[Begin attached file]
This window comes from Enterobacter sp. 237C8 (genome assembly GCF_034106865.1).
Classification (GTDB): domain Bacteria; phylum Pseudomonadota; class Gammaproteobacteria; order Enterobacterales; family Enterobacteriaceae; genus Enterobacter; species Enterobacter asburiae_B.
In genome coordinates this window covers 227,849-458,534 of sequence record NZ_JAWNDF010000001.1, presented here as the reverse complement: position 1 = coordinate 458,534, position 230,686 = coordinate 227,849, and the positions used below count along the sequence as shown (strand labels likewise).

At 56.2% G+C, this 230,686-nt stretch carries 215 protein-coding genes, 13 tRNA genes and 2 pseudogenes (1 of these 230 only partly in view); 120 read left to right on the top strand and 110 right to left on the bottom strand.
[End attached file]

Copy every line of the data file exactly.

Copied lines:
This window comes from Enterobacter sp. 237C8 (genome assembly GCF_034106865.1).
Classification (GTDB): domain Bacteria; phylum Pseudomonadota; class Gammaproteobacteria; order Enterobacterales; family Enterobacteriaceae; genus Enterobacter; species Enterobacter asburiae_B.
In genome coordinates this window covers 227,849-458,534 of sequence record NZ_JAWNDF010000001.1, presented here as the reverse complement: position 1 = coordinate 458,534, position 230,686 = coordinate 227,849, and the positions used below count along the sequence as shown (strand labels likewise).

At 56.2% G+C, this 230,686-nt stretch carries 215 protein-coding genes, 13 tRNA genes and 2 pseudogenes (1 of these 230 only partly in view); 120 read left to right on the top strand and 110 right to left on the bottom strand.